A more accurate way to adjust the amount of extractable concentrations is to assess for a condensate volume. However, to do this, the amount of condensate needs to be determined. There are a couple of ways this can be accomplished, with the more common way being via gravimetric analysis. The device is run through a simulated test cycle with maximum humidification to determine the amount of water mass that can collect in the tubing. The device is weighed before and after the simulation, with the difference in weight being the amount of water condensate that has collected in the tubing during the simulation. A second option is to conduct a similar study but instead of a gravimetric weight determination, a drip chamber is used. The amount of water that collects in the drip chamber is assumed to be the maximum amount of condensate that could contact the patient. In using either measuring method, the concentration of extractables present is then decreased by the ratio of solvent volume in the extraction, to the total condensate volume that was determined.

Face Masks

Face masks are also an important aspect in the support of controlling the spread of COVID-19. While some testing was able to be addressed through justification for EUA approval, it is suggested that assessment for cytotoxicity, sensitization, and irritation be considered when assessing the safety of facial masks. There is a plethora of clinical data available to support that the masks, in general, are safe. When considering the biological approach to be taken for masks, it would be good to consider the draft guidance released from FDA in October 2020, “Certain Devices in Contact with Intact Skin.” This guidance, when fully approved, will allow for simpler justification of intact skin-contacting devices made from common materials with a history of safe use (i.e., polyester and cotton). One of the tests that can be problematic is cytotoxicity.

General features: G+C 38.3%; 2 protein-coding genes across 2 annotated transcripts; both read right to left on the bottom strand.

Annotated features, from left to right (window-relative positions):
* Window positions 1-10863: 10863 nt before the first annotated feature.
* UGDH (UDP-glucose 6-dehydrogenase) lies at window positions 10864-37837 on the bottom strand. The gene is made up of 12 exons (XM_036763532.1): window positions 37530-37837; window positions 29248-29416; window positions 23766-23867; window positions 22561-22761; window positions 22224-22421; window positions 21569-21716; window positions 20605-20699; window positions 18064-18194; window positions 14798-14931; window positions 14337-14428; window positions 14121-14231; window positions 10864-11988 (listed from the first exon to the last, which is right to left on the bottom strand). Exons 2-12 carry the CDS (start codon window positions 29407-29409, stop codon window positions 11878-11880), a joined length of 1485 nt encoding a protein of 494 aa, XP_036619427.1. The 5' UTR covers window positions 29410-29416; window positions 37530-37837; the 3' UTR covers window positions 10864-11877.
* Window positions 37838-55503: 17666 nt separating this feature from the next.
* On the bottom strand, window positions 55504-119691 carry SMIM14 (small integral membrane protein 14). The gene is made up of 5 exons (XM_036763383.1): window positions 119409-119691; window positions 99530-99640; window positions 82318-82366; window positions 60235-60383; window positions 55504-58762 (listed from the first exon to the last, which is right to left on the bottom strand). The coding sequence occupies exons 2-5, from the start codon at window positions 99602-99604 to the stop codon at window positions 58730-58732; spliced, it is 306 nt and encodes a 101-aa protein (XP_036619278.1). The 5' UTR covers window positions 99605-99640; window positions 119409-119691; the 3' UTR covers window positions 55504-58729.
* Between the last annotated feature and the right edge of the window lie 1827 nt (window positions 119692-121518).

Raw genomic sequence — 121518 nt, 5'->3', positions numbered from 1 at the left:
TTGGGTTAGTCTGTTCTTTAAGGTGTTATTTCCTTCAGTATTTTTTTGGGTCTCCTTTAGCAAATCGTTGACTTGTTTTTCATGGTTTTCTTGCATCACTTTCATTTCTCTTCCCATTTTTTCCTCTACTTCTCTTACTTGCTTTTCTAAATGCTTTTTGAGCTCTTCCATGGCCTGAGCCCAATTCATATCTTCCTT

Many of the ear bands demonstrate a cytotoxic reaction due to the elastomeric content of the bands themselves. Options to address this outcome include to test the components of the mask individually or to perform a dilution series through a comparative study to show similar cytotoxicity to a face mask already approved and on the market.

Toxicological Assessment. The rationale for these approaches can be made in a toxicological risk assessment (TRA), which outlines how to assess the device in a way that accurately reflects the intended use and clinical application of the device. In the TRA, the aforementioned adjustments are used to understand what the clinically relevant exposure concentrations are and how to ultimately reduce any possible hazardous risks to the patients. These assessments must be completed using the best scientific thought, logical practices, and reasonings available to correctly ascertain any risk posed to the patient.

When presenting these arguments to any regulatory agency, it is imperative for both the composer of the risk assessment and the reviewer to use not only knowledge of the current standards, but also to understand the arguments and scientific reasoning used to assess the device and ensure patient safety. It is our duty, as engineers, scientists, and toxicologists to provide the best options available to patients and avoid getting caught up in a strict approach to testing in place of scientific reasonings.

This article was written by Christopher Pohl, Associate Toxicologist, Nelson Laboratories, LLC, Salt Lake City, UT. For more information, visit here .

Medical Design Briefs Magazine

This article first appeared in the April, 2021 issue of Medical Design Briefs Magazine.